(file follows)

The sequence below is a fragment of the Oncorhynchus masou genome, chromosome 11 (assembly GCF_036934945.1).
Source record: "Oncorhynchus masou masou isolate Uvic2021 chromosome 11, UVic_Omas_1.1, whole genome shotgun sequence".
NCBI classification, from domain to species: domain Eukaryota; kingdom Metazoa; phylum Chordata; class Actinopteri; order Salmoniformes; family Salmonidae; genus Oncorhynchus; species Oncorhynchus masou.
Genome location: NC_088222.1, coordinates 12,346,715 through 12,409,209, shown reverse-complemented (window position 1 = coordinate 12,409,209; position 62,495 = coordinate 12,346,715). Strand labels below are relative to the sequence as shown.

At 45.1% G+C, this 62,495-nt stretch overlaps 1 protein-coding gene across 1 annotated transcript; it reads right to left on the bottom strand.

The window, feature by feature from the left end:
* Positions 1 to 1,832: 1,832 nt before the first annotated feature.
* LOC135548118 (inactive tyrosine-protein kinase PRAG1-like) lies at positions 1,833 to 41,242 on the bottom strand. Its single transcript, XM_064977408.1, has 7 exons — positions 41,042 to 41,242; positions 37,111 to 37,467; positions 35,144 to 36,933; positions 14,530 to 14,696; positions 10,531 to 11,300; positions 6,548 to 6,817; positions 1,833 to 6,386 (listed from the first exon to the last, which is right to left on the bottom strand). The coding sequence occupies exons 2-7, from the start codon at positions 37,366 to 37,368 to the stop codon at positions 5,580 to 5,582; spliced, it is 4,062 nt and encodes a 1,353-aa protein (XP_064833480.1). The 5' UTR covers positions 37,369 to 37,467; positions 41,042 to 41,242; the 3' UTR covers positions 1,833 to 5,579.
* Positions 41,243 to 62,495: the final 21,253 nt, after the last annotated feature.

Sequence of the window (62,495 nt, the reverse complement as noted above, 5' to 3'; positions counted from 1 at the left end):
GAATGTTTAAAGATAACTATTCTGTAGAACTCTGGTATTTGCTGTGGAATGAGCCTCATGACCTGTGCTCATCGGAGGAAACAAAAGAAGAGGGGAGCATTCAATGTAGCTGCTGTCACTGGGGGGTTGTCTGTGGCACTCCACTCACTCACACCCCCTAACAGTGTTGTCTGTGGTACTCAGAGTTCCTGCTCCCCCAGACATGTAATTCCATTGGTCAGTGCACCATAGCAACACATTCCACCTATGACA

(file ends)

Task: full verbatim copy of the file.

The sequence below is a fragment of the Oncorhynchus masou genome, chromosome 11 (assembly GCF_036934945.1).
Source record: "Oncorhynchus masou masou isolate Uvic2021 chromosome 11, UVic_Omas_1.1, whole genome shotgun sequence".
NCBI classification, from domain to species: domain Eukaryota; kingdom Metazoa; phylum Chordata; class Actinopteri; order Salmoniformes; family Salmonidae; genus Oncorhynchus; species Oncorhynchus masou.
Genome location: NC_088222.1, coordinates 12,346,715 through 12,409,209, shown reverse-complemented (window position 1 = coordinate 12,409,209; position 62,495 = coordinate 12,346,715). Strand labels below are relative to the sequence as shown.

At 45.1% G+C, this 62,495-nt stretch overlaps 1 protein-coding gene across 1 annotated transcript; it reads right to left on the bottom strand.

The window, feature by feature from the left end:
* Positions 1 to 1,832: 1,832 nt before the first annotated feature.
* LOC135548118 (inactive tyrosine-protein kinase PRAG1-like) lies at positions 1,833 to 41,242 on the bottom strand. Its single transcript, XM_064977408.1, has 7 exons — positions 41,042 to 41,242; positions 37,111 to 37,467; positions 35,144 to 36,933; positions 14,530 to 14,696; positions 10,531 to 11,300; positions 6,548 to 6,817; positions 1,833 to 6,386 (listed from the first exon to the last, which is right to left on the bottom strand). The coding sequence occupies exons 2-7, from the start codon at positions 37,366 to 37,368 to the stop codon at positions 5,580 to 5,582; spliced, it is 4,062 nt and encodes a 1,353-aa protein (XP_064833480.1). The 5' UTR covers positions 37,369 to 37,467; positions 41,042 to 41,242; the 3' UTR covers positions 1,833 to 5,579.
* Positions 41,243 to 62,495: the final 21,253 nt, after the last annotated feature.

Sequence of the window (62,495 nt, the reverse complement as noted above, 5' to 3'; positions counted from 1 at the left end):
GAATGTTTAAAGATAACTATTCTGTAGAACTCTGGTATTTGCTGTGGAATGAGCCTCATGACCTGTGCTCATCGGAGGAAACAAAAGAAGAGGGGAGCATTCAATGTAGCTGCTGTCACTGGGGGGTTGTCTGTGGCACTCCACTCACTCACACCCCCTAACAGTGTTGTCTGTGGTACTCAGAGTTCCTGCTCCCCCAGACATGTAATTCCATTGGTCAGTGCACCATAGCAACACATTCCACCTATGACA